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Language use and Interaction in the classroom

What is and What Should

  • If teaching equals to learning, our job would have been very easy but it doesn’t.

Significance of Classroom Interaction

  • Classroom interaction contributes to language development by providing target language practice opportunities
  • Interaction is language learning. Ot is not merely the process whereby linguistic knowledge is practiced, but rather the process whereby linguistic knowledge, and linguistic ability, are themselves developed.
  • We need to provide opportunities use the language in the classroom and classroom interaction then becomes learning.
  • If the CLT or TBLT is the theoretical background, when you apply them by planning your lessons, usually we don’T expect to see any kind of mismatch.
  • If the major classroom interaction conducted by the teacher we can not define this class in the standards of TBLT and CLT.
  • We should also underline the education system and act according to learners’ age and personalities.
  • We plan our lessons and when we try to act up on the plan, it results in classroom interaction and this classroom interaction could be conflictual or cooperative.
  • Teach the students, not the plan!
    • Your plan might be excellent but if it doesn’t work out, if you sense that it is not working out, one of the very bad choices is sticking to your plan. We are in the classroom not to teach the plan but to teach to students.
    • Students will resist your plans because they are not used to it. In the traditional teaching context, when you try do communicative or intentional plan you might encounter negative feedback from especially the elder learners.
    Take these into consideration
    • Age
    • Personality
    • Language
    • Educational background

On the spot decisions vs Planning Decisions

  • If you feel that your lesson plan isn’t working out in the class, you have to do on-the-spot decisions which are spontaneous decisions regarding the situation.

Classroom Interaction

  • Teachers plan their lessons by making selections with regard what teach (syllabus), how to teach (method), and perhaps also to the nature of the social relationships they want tot encourage (atmosphere). When acted on, their plans result in classroom interaction.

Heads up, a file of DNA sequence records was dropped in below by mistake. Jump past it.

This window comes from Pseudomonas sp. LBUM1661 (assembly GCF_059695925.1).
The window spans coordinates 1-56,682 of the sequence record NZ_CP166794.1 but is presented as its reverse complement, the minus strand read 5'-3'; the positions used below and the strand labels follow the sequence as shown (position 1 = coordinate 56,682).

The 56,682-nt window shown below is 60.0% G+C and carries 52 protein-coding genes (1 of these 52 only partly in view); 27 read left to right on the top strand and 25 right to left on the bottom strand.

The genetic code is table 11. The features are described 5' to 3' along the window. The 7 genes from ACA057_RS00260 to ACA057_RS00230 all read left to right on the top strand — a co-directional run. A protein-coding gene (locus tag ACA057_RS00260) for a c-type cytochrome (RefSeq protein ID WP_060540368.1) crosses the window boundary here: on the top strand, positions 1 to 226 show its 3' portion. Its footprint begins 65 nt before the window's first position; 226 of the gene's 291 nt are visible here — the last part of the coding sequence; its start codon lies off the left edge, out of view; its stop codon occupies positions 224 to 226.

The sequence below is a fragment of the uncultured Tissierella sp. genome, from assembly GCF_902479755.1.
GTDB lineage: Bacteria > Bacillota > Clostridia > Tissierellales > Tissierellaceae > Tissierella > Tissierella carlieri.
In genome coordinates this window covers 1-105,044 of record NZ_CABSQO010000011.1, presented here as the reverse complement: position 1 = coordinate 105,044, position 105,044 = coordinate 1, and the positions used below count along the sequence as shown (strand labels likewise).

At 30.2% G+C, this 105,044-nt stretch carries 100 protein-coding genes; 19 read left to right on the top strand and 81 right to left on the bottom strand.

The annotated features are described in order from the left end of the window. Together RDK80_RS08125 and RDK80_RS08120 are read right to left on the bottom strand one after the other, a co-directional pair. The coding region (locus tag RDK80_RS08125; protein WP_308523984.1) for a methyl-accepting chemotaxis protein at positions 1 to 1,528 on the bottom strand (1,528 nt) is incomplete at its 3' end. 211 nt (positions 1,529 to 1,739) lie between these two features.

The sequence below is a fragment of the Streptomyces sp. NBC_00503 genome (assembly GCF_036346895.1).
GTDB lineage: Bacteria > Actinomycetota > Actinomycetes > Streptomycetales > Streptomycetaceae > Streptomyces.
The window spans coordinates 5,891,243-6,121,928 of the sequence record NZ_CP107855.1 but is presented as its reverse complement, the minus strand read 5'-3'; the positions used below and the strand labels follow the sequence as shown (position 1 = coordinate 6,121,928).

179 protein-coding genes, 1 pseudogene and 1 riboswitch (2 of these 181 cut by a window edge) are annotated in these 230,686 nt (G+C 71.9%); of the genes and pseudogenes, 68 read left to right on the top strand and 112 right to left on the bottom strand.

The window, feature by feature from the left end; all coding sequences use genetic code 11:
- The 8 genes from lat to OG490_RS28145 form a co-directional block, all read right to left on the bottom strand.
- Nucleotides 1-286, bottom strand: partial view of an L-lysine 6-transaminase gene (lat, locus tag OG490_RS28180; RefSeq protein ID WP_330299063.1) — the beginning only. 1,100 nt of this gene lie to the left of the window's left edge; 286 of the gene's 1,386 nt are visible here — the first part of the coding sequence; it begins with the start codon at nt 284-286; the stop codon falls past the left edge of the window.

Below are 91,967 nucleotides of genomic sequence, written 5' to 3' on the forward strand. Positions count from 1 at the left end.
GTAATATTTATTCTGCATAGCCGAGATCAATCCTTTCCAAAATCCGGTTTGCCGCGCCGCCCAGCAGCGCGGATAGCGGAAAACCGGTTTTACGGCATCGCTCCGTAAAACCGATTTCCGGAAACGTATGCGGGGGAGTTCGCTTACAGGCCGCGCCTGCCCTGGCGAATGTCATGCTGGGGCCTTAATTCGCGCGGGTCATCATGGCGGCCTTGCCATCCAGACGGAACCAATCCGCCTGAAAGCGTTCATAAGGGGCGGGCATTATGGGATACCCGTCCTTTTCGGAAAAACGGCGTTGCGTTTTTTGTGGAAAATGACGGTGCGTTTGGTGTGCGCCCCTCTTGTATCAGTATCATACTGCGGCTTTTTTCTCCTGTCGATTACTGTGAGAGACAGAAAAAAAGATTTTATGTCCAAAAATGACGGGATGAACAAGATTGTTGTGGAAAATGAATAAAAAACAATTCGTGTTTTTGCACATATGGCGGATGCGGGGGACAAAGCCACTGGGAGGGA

• Action by the teacher, reaction by the students, this is how classroom interaction is created. Teacher by himself cannot control the classroom interaction as its a two way interaction.
  • It is not panned in advance, it is co-produced with learners.
  • It reflects the pedagogic decisions that have been taken, and all revolves as part of the process accomplishing it.

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Teacher Controlled Classroom Interaction = Initiation – Response – Evaluation (I-R-E)

  • Usually it is not authenticity.
  • Little to no contextualisation.
  • Teacher to Students interaction, no communication among the students.
  • Teacher centred classes.

The Teacher Allocated the turns by

  • Nominating
  • Signalling
  • Eye gaze
    Then selected students responds/reads her answer
    The teacher finally evaluates student’s response usually through repletion into case of a correct answer.

Teacher: What time is it? (Initiation)
Students: It’s 2 o’clock. (Response)
Teacher: Good. It’s 2 pm. (Evaluation)

Features of Teacher-Controlled Classroom Interaction

  • One-speaker-at-a-time rule rather than many-at-once.
  • Reluctance allow overlapping/simultaneous talk.
  • Rigid turn control by teacher.
  • Restriction of learners to a responding role.
  • Control of the content and direction of class-work by teacher.
  • Prevalence of teacher questioning.

Whole-Class Teaching

  • The teacher directs the whole class and usually in this way, the interaction is one way, students cannot speak until the teacher allows them too. Disadvantages
    * It is teacher-dominated, with little opportunity for active students participation.
    * Teacher stand to interact with only a small number of students int he class.
    * Teacher Action Zone: In each class there are some bright students and those students sit in the particular places in the class and opposites would sit at the back. In the whole class teaching teachers intend to communicate with the students who are seated in his action zone.
    * It assumes that all students can proceed at the same pace. However, slower students may be lost, and brighter students may be held back. Advantages
    * It enables the teacher to teach large numbers of students at the same time.
    * It can serve as a preparation for subsequent activities which can be completed individually or in groups.

Individual Work

  • When the students individually do some activity such as worksheet, this is called individual work.

Functional Distribution of Teacher Talk

  • Questioning/Eliciting
    • Any act designed produce verbal response from students.
  • Responding
    • To another speaker’s contributions/utterances
  • Presenting/Explaining
    • Any act presenting information of direct relevance to the learning task.
  • Organising/Giving Instructions
    • Any act which serves structure the learning task without contributing to the learning task itself.
  • Evaluating/Correcting
    • Any act which rates another verbal act positively or negatively.
  • Sociating
    • Any act contributing tot he establishment or maintenance of classroom rapport.
  • Directing
    • Any act encouraging non-verbal activity as an integral part of the teaching/learning task.
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